Scientist, Department of Molecular Oncology, BC Cancer Agency; and Assistant Professor, Department of Pathology, UBC

The field of cancer genome sequencing has exploded due to amazing early progress in identifying new mutations in cancer, patterns of how tumours change over time and identification of new disease subtypes. The work my team and I have done has contributed to this progress due to innovations in computationally modeling these datasets to infer mutations responsible for disease.

Currently my work is focused on analysis of ovarian, breast and lymphoid cancers. There is so much we do not yet understand about the behaviour of these diseases in the context of chemotherapeutic response, progression and metastasis.

It is our mission to find answers buried in their genomes.

The amazing progress in sequencing technology and installed capacity at the Genome Sciences Centre allowed my colleagues and I to study, for the first time, the complete set of mutations in the most aggressive and hardest to treat type of breast cancer: triple negative breast cancer.

This is a disease with no targeted therapies and where the long-term survival rate for afflicted women is very poor.  When we started this project we knew very little about what gene mutations contributed to triple negative breast cancer and mutations are often the key to unlocking the secrets of tumour biology.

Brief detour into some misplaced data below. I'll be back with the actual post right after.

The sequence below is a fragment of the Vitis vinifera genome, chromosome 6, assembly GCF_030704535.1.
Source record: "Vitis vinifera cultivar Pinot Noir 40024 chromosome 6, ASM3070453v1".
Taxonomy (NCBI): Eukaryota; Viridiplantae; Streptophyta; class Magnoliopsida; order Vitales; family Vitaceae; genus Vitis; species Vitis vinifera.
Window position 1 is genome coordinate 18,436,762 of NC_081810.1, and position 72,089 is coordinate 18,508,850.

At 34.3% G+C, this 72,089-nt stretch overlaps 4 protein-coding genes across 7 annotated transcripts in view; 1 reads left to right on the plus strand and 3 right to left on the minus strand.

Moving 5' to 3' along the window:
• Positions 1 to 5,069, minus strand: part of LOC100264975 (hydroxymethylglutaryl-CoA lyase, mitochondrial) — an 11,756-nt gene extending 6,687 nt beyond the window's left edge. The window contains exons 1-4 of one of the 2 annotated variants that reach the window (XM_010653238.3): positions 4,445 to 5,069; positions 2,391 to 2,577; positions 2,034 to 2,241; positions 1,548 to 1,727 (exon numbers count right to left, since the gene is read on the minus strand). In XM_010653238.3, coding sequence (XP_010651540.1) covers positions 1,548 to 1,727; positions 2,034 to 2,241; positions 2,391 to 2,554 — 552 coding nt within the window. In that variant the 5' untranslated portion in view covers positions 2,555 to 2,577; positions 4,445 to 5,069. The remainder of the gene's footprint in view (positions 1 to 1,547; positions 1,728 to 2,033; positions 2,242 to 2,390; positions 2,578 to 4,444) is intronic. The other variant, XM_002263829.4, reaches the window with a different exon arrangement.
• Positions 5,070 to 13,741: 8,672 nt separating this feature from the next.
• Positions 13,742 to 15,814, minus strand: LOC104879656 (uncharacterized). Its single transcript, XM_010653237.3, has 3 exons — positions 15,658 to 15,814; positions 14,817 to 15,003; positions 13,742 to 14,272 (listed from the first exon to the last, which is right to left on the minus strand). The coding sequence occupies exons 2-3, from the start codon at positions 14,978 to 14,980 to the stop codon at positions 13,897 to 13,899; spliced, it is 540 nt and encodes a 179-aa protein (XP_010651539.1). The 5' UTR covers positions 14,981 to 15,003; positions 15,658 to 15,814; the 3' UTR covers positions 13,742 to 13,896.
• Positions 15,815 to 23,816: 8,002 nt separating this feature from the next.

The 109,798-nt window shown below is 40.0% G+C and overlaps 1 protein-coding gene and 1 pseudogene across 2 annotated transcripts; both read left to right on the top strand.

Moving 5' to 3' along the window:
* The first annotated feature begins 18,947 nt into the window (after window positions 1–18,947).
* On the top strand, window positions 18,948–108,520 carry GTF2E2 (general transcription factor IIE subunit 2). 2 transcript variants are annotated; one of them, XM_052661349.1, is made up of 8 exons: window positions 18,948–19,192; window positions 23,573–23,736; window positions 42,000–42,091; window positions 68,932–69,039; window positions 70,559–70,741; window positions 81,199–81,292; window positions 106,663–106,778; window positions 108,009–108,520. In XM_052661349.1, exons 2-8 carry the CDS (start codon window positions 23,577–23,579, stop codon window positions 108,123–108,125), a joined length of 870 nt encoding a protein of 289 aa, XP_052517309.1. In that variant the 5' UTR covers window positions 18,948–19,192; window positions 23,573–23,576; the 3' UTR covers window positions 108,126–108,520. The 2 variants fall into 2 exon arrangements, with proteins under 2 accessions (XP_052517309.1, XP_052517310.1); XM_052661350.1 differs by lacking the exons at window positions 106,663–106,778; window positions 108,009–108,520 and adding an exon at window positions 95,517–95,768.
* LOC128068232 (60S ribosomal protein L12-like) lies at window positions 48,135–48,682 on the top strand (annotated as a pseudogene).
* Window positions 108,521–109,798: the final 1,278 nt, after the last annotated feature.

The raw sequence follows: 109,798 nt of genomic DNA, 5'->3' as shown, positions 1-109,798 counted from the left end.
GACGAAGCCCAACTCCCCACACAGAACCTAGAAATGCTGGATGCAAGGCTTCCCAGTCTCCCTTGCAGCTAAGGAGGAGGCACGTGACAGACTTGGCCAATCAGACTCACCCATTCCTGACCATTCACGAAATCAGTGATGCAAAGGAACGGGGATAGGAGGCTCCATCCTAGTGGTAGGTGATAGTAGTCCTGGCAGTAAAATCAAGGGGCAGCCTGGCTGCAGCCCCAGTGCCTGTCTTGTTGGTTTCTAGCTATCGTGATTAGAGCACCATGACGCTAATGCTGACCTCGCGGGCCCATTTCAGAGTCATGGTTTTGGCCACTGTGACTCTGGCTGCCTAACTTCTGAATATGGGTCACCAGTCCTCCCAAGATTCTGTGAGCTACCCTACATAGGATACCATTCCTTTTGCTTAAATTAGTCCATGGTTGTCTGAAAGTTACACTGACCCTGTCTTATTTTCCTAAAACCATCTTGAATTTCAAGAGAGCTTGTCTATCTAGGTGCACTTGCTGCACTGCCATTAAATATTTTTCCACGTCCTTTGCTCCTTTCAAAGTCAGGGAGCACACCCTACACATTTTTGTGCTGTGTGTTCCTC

Together with Dr. Sam Aparicio, we set out to understand the genomic underpinnings of this disease and generated DNA sequences for 65 samples - effectively ‘decoding’ the most important parts of their genomes with literally millions of datapoints per sample. This was both exhilarating and incredibly challenging since it was new technology producing new types of data for which there was no instruction manual for analysis. 

My research team at the BC Cancer Agency set to work and developed new ways to detect mutations in this enormous dataset. What we found was quite amazing: triple negative breast cancers varied widely in the number and content of their mutations. This at first seemed quite daunting, but we noticed that approximately 20% of the samples had mutations in genes that we know a lot about, with targeted therapies indicated for other types of cancer, or with targeted therapies in development.

This means that, for at least some women with triple negative breast cancer, there is hope that tailored therapies existing today, may be effective in the future – but this will take a lot more work to determine if that is the case.

In addition, we were able to determine that these cancers at presentation are already at widely different stages of their genomic evolution. This is important because these cancers are currently considered the same in clinical practice. Our results suggest that more individualized cancer care will be needed for triple negative breast cancer. You can read more about the results here.